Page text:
Despite only 10-12 per cent of its annual budget coming from government funding (none of it federal), the ensemble theatre company last year found itself “bursting at the seams”.
“We were doing all this INK [the company’s playwright development program] work, we had workshops, we were touring nationally and were starting our first international tour,” says Red Stitch’s artistic director, Ella Caldwell. “Our office was non-existent – I used to just sit in the foyer with my laptop.”
They also lost a long-term rehearsal space that had been donated in-kind and were paying for storage on top of that.
“We were rehearsing in any space that we could find for most of 2018 until this space come up,” says Symonds.
Red Stitch took over the Cromwell Road Theatre just over a year ago, initially to use just for rehearsals. But it was always in the back of their minds to one day maybe use it as a fully-fledged theatre, Caldwell says.
However, previous tenants Polyglot Theatre, having shifted to more installation-based and touring works, hadn’t staged an actual show at the venue for about a decade. There was a lot of work that needed to be done to bring the space back up to a standard for public use.
So they launched a fundraising campaign, with a $200,000 target. Through the goodwill of the community, some generous donors, a Creative Partnerships Australia initiative that matches private contributions dollar for dollar and “lots and lots of working bees”, the company made it happen.
Stage one of the renovations was to get the space OH&S compliant ahead of staging Ella Hickson’s intergenerational epic Oil, which opened last week to overwhelmingly positive reviews. The next stage is to make the venue wheelchair accessible.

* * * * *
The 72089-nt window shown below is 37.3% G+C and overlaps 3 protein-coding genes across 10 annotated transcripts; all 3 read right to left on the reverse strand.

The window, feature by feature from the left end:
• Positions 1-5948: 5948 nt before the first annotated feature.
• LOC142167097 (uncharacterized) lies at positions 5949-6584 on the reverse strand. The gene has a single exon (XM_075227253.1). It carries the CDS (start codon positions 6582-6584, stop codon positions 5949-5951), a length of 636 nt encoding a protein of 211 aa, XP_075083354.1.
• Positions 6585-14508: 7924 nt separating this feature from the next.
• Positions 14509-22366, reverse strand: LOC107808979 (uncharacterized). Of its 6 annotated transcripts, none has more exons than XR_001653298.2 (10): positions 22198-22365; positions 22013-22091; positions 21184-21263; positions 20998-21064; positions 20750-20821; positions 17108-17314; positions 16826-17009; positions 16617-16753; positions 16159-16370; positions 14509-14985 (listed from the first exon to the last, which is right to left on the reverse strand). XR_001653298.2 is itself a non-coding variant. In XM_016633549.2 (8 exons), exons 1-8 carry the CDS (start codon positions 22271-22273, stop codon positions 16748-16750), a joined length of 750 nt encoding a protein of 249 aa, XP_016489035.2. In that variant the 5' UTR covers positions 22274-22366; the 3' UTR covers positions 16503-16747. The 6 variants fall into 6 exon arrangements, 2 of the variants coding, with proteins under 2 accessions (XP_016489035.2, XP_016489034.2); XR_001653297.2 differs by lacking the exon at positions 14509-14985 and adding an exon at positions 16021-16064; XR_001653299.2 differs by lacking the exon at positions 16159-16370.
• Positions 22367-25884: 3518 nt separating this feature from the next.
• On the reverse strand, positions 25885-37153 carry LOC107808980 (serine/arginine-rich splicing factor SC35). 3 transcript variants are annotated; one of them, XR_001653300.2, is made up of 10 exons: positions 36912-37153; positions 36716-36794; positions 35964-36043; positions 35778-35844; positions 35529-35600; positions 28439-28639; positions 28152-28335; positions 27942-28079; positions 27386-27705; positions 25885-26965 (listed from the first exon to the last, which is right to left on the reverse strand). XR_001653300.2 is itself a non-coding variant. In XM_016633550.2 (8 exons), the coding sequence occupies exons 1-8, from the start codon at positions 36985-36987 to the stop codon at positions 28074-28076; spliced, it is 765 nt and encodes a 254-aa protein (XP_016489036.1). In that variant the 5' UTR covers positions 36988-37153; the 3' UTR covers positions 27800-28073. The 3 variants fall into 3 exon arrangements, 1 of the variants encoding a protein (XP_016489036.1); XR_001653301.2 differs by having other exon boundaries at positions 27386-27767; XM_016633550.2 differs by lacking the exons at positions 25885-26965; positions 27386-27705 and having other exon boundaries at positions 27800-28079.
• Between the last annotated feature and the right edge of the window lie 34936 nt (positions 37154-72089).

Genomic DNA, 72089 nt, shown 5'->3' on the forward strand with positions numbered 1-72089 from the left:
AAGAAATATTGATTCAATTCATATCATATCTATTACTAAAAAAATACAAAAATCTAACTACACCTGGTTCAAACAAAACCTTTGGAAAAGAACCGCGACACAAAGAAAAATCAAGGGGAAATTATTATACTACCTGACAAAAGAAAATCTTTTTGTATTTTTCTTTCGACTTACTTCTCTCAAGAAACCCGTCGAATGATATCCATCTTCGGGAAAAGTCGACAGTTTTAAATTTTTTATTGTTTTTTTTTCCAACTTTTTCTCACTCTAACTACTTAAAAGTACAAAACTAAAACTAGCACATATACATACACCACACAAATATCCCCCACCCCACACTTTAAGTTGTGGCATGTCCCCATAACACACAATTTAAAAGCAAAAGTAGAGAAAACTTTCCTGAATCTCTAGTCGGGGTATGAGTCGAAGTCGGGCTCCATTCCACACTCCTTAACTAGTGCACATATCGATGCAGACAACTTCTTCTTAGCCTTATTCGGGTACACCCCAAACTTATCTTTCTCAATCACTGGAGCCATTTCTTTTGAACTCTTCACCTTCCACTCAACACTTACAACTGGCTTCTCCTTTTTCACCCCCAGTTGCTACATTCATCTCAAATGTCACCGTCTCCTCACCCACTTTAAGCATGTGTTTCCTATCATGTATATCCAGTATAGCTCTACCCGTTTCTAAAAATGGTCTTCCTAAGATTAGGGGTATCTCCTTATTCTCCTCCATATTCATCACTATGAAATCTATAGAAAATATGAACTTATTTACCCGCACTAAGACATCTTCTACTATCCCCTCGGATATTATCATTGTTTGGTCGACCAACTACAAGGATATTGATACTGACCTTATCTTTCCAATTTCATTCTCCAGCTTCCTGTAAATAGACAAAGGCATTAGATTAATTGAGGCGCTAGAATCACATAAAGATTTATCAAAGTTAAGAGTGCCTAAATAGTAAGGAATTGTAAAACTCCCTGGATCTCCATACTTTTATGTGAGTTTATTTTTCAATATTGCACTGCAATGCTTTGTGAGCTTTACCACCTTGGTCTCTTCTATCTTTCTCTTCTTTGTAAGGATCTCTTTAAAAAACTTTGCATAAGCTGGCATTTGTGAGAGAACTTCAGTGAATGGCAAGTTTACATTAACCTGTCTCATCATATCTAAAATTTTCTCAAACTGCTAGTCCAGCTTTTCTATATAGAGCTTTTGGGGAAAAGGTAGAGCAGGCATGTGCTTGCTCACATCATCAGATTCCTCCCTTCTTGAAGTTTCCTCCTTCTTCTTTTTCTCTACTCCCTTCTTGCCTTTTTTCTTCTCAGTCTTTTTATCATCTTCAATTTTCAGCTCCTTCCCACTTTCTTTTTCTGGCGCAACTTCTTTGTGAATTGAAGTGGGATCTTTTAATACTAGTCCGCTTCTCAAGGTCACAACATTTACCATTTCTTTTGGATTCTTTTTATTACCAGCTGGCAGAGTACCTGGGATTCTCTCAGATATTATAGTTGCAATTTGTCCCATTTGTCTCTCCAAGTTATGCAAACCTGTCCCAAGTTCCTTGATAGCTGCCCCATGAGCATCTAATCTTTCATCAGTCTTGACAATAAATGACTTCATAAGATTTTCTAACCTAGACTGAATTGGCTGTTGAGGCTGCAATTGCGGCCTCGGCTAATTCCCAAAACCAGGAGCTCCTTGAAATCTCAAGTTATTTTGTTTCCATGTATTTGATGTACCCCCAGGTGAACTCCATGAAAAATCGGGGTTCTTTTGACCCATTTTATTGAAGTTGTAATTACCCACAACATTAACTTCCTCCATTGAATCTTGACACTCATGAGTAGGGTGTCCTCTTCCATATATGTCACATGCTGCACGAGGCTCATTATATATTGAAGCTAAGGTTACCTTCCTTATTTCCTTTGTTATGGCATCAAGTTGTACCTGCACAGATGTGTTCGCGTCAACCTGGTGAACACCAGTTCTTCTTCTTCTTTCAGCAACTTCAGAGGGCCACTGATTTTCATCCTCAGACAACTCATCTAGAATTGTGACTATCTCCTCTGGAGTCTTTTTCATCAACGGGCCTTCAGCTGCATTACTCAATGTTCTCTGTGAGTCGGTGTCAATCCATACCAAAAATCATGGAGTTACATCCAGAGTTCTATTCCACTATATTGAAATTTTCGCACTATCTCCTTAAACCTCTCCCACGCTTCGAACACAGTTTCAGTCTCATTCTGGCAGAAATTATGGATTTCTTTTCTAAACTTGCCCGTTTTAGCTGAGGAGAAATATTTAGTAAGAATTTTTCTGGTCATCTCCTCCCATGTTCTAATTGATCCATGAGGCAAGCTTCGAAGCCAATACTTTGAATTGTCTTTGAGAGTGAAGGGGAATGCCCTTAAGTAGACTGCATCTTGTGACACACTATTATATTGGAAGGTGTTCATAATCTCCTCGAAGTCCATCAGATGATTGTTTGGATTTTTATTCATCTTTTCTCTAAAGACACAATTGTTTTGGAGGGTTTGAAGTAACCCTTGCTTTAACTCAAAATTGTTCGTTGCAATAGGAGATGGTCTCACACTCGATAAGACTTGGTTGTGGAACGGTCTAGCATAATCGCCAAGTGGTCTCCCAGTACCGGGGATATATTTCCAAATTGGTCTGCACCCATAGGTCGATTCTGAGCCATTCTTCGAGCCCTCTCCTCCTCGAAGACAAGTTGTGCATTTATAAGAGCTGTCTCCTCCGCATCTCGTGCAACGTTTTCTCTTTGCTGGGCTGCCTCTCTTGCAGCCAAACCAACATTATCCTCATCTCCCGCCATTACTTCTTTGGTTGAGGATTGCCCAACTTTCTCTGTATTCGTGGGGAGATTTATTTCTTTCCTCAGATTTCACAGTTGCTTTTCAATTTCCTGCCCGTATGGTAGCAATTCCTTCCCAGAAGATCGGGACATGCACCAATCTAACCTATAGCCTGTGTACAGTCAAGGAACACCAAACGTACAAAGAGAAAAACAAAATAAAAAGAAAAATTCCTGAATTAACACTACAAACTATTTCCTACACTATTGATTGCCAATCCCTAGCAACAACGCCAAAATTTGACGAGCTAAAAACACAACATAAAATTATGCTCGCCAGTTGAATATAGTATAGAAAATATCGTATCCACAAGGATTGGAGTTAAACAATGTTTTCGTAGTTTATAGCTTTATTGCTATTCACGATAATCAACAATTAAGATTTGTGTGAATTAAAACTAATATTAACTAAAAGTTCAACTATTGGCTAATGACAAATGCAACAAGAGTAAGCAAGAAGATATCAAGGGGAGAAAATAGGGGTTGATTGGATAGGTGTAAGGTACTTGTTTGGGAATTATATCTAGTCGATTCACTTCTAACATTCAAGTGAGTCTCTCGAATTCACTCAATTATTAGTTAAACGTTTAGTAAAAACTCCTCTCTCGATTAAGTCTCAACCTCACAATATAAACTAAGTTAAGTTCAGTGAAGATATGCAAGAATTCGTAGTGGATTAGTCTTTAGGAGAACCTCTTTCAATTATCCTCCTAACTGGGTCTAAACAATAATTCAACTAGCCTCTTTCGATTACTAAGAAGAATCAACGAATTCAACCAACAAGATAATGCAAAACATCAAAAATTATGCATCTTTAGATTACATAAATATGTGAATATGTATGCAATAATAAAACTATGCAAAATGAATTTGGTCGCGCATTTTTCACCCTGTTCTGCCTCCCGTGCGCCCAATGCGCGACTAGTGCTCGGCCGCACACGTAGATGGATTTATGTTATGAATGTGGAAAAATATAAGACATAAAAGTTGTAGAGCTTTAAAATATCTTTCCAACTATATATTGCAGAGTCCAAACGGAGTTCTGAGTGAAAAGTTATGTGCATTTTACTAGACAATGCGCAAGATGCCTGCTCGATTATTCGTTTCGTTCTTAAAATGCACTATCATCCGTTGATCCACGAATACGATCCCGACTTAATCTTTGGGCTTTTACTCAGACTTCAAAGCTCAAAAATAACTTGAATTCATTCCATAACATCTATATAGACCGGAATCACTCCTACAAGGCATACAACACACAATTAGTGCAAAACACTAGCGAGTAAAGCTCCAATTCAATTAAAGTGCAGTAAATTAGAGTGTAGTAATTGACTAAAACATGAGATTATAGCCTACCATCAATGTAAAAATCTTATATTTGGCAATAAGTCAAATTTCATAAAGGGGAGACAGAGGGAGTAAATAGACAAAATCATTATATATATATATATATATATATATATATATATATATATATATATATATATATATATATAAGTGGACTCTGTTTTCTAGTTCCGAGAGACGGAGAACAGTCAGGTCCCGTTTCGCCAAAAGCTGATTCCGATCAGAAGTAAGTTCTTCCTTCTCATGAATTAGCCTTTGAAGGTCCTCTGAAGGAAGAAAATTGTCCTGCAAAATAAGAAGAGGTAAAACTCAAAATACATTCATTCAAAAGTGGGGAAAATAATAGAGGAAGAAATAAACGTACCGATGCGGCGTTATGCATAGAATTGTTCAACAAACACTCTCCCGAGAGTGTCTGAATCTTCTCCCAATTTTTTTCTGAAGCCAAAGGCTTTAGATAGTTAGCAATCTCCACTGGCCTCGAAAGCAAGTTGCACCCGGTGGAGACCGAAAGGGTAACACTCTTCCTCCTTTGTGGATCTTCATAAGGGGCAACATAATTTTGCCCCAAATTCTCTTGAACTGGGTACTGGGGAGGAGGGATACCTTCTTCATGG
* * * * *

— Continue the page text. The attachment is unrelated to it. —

The revamped theatre offers a bigger capacity than the Chapel Street space – up to 120, compared with 80 – and has fully flexible seating. The prospect of being able to fill those seats clearly delights Caldwell.
“We reach capacity [at Chapel Street] when a show’s sold out and … we hate having to turn people away,” she says – not least because the majority of the company’s income is from ticket sales.
“This venue is something to facilitate the growth of the company,” says Symonds.
The new theatre is in addition to the first, not replacing it, with the company aiming to stage a couple of shows there each year.
I think Ella’s amazing, what she manages to do with so little.
Philanthropist Maureen Wheeler
Philanthropist Maureen Wheeler was more than happy to help fund the company’s next steps, but says that the government can’t rely on philanthropy alone.
“It’s huge value for money … it’s worth every penny,” she says. “I think Ella’s amazing, what she manages to do with so little.
“Everything goes into opportunities for young Australians and we have to offer that. People can’t all start at MTC or Opera Australia. There’s got to be this pipeline [of smaller organisations] that feeds people in.
“[Red Stitch] has already proved itself – it’s won awards, it has the miles, it has the kudos, it has the credibility. Those are the things government should be incentivising.”
Red Stitch Actors Theatre launches its 2020 season at Trades Hall on Saturday, November 23, from 6.30pm, followed by its annual fundraising event, PLAYlist, starring Kat Stewart and featuring short plays by Joanna Murray-Smith and more. Oil is on at Cromwell Road Theatre, South Yarra, until December 15.
Hannah Francis is Arts Editor at The Age